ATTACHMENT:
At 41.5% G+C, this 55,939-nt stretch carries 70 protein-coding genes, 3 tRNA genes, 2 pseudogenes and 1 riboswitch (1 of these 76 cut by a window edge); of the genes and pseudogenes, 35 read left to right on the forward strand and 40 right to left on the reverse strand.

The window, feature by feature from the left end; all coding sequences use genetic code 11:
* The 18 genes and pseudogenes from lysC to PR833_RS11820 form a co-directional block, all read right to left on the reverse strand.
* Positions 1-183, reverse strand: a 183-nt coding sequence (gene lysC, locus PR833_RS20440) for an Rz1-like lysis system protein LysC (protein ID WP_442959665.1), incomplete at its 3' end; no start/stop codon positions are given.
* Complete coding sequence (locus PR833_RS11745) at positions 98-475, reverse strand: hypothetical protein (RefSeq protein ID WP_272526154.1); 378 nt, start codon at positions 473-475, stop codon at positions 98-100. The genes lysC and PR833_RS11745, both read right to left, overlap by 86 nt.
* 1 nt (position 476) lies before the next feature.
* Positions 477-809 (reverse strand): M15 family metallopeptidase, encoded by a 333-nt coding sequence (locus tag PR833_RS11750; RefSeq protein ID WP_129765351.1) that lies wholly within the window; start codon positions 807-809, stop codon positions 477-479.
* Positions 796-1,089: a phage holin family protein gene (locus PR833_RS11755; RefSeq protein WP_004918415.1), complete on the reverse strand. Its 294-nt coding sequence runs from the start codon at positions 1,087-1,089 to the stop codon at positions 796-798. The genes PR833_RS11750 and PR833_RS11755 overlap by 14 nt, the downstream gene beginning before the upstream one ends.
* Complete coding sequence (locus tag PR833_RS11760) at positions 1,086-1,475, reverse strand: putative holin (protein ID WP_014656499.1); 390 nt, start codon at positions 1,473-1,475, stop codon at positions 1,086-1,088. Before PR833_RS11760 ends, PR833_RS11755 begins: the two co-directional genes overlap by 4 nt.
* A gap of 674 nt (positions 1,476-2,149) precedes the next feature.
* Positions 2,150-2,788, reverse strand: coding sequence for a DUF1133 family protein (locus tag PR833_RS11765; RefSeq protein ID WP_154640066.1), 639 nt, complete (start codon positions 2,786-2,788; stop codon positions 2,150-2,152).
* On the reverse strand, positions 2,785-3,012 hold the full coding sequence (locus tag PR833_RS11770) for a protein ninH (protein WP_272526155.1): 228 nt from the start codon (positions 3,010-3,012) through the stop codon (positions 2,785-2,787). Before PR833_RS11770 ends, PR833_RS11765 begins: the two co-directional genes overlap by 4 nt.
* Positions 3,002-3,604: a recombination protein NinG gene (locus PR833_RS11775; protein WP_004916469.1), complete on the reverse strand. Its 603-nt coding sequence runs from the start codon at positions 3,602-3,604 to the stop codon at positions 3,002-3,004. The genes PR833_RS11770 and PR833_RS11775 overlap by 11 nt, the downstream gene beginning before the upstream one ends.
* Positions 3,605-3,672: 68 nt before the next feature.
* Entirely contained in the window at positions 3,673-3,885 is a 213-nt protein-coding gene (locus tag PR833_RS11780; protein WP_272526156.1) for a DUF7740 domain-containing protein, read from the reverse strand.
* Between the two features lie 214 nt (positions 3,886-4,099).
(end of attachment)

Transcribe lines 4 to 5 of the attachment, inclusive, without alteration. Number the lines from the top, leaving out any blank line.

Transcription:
* Positions 1-183, reverse strand: a 183-nt coding sequence (gene lysC, locus PR833_RS20440) for an Rz1-like lysis system protein LysC (protein ID WP_442959665.1), incomplete at its 3' end; no start/stop codon positions are given.
* Complete coding sequence (locus PR833_RS11745) at positions 98-475, reverse strand: hypothetical protein (RefSeq protein ID WP_272526154.1); 378 nt, start codon at positions 473-475, stop codon at positions 98-100. The genes lysC and PR833_RS11745, both read right to left, overlap by 86 nt.